Which Joe gave his name to ‘sloppy joes’? We look at five interesting sandwiches and their lexical origins.
1To or at a distance.‘competitors from as far afield as Aberdeen’
- ‘Each year hoards of fans converge on Chippenham for the festival from as far afield as the USA and the Netherlands.’
- ‘More than 12,000 T-shirts have been bought by people from as far afield as New Zealand and the USA.’
- ‘The pub has run a successful jazz club for about two years and regularly attracts members from as far afield as Bristol and Swindon.’
- ‘Nearly 200 people, from as far afield as Holland and Denmark, offered to adopt him and now he has a new home in Yorkshire.’
- ‘Already there are fears that climate change will push malaria carrying mosquitoes even further afield.’
- ‘His efforts have led him as far afield as Devon and Glasgow and left him £3,000 poorer in expenses and agency fees.’
- ‘The riders, although mostly local, did draw supporters from as far afield as Wigan and the Furness peninsula.’
- ‘This club is known as far afield as Australia and New Zealand.’
- ‘The dozen delegates came from as far afield as China, the United States, Australia, Sweden and South Korea.’
- ‘Visitors are reporting all hotels full, with many people having to stay as far afield as Preston and even Chesterfield.’
- ‘If you go further afield but use the kayak only to reach an inaccessible beach and shore dive, the issue of an unattended boat is irrelevant.’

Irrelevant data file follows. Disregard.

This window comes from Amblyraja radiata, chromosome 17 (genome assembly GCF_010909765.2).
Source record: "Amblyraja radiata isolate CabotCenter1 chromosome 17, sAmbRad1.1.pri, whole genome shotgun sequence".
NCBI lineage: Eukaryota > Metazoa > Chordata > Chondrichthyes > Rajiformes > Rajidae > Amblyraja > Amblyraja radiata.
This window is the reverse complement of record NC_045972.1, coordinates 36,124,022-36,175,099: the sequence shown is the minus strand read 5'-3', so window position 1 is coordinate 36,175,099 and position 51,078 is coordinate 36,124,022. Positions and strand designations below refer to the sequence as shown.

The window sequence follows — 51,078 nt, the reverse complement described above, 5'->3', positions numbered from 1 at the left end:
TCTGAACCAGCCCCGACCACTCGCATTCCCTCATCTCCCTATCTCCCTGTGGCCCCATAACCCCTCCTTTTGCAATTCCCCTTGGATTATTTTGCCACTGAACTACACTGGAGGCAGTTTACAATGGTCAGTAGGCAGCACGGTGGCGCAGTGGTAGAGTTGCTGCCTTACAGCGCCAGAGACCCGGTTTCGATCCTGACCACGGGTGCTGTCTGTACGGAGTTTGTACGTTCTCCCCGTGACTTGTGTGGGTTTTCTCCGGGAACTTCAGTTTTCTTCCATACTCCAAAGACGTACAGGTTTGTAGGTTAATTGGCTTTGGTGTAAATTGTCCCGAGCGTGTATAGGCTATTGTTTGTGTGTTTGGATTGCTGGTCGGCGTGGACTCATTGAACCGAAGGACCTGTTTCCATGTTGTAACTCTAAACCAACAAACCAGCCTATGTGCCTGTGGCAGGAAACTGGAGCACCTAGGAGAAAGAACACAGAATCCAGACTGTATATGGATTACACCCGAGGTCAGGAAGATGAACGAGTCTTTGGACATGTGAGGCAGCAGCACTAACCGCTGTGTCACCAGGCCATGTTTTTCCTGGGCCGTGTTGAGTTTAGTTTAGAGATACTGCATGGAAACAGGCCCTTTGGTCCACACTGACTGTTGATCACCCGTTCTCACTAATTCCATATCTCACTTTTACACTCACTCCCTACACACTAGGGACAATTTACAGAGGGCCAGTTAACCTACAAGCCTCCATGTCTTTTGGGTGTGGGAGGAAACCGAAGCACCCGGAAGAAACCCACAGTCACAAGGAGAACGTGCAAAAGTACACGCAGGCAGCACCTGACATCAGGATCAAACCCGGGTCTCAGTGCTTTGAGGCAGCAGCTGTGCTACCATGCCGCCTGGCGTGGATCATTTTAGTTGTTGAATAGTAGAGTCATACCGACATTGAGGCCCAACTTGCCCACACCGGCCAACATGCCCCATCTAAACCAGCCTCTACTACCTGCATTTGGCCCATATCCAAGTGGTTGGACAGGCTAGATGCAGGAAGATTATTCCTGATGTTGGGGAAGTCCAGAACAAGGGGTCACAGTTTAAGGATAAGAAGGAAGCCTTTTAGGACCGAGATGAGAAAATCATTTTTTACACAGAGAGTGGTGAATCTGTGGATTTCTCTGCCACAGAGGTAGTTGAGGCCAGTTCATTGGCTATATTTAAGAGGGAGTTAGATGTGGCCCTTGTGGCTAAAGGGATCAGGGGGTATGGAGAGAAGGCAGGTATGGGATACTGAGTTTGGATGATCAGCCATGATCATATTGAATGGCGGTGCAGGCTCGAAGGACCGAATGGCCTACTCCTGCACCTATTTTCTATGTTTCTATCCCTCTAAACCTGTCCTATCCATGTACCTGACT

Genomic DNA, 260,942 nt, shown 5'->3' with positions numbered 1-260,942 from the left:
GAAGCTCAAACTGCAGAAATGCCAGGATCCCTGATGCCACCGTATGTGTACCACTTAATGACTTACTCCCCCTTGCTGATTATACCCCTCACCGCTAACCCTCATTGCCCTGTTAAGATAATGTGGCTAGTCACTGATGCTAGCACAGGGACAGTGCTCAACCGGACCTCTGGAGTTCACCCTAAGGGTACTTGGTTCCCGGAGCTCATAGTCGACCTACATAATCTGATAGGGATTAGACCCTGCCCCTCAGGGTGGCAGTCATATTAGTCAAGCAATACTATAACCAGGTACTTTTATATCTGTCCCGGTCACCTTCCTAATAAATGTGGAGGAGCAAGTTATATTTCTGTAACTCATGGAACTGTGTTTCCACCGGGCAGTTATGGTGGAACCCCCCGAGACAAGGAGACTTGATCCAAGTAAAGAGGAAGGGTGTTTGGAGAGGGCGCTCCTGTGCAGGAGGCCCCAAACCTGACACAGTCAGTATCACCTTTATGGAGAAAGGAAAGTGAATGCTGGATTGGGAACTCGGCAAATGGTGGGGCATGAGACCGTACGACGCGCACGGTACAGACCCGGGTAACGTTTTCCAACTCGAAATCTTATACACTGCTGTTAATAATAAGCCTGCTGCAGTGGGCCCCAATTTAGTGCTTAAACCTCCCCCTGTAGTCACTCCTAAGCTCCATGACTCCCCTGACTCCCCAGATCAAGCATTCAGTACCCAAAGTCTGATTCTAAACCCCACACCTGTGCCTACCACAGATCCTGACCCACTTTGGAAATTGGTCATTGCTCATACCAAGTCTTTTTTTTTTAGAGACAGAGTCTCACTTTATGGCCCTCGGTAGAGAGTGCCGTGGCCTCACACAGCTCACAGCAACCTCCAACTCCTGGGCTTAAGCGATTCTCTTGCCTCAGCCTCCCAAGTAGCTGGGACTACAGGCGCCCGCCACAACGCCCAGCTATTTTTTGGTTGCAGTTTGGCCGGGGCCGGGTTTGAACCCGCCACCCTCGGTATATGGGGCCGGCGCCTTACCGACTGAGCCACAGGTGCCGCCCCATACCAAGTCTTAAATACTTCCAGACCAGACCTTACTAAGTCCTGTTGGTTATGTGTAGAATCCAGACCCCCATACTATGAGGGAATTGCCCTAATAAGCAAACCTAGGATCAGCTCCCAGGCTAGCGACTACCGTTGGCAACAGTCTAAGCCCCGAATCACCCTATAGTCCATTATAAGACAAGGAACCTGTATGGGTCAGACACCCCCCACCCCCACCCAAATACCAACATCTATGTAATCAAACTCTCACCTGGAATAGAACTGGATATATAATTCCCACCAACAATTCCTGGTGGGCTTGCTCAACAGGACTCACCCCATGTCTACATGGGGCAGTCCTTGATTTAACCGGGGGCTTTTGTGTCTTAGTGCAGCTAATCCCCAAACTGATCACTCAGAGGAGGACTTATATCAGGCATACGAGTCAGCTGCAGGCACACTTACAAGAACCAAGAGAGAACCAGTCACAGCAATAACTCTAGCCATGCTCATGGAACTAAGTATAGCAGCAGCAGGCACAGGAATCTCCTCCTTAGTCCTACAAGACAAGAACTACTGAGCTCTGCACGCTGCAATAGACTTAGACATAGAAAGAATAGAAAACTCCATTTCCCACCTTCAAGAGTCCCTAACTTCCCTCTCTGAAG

- ‘Traders came from as far afield as the Isle of Wight and Sussex.’
- ‘And such has been their success at making tracks that they have been travelling as far afield as Holland and Canada.’
- ‘But the signatories come from as far afield as Lille, Melbourne and Texas.’
- ‘The story was carried as far afield as New York, Miami and Canada.’
- ‘Recruits come from as far afield as Brazil, Hong Kong, Egypt, China, Poland, Italy and Germany.’
- ‘Marches were duly held across Europe and the US while demonstrations took place as far afield as Chile and Peru.’
- ‘He also intends to invest in a comber to strip away unwanted leaves and a trailer so he can take sheaves to customers as far afield as Ireland and France.’
- ‘The school's academic reputation and positive ethos attracts children from as far afield as Linlithgow and Alloa.’
- ‘His work took him to libraries as far afield as California and Michigan in the United States as well as Denmark and Germany.’
2In the field (in reference to hunting)‘the satisfaction of a day afield’
- ‘If the weather turns nasty on you while afield have no worry, as the Diascope is water and dust proof.’
- ‘There are still a lot of hunters who go afield in a state of denial as if they'll never get lost or never get injured.’
- ‘I also agree that you don't have to come home with meat to have a successful day afield.’
- ‘Hunting season is upon us, and some of you may want to work up a new load to take afield this fall.’
- ‘Not many hunters go afield these days dressed in jeans, a worn Army jacket and old work boots.’
Middle English (in afield (sense 2)): from a- ‘on, in’ + field.
We take a look at several popular, though confusing, punctuation marks.
From Afghanistan to Zimbabwe, discover surprising and intriguing language facts from around the globe.
The definitions of ‘buddy’ and ‘bro’ in the OED have recently been revised. We explore their history and increase in popularity.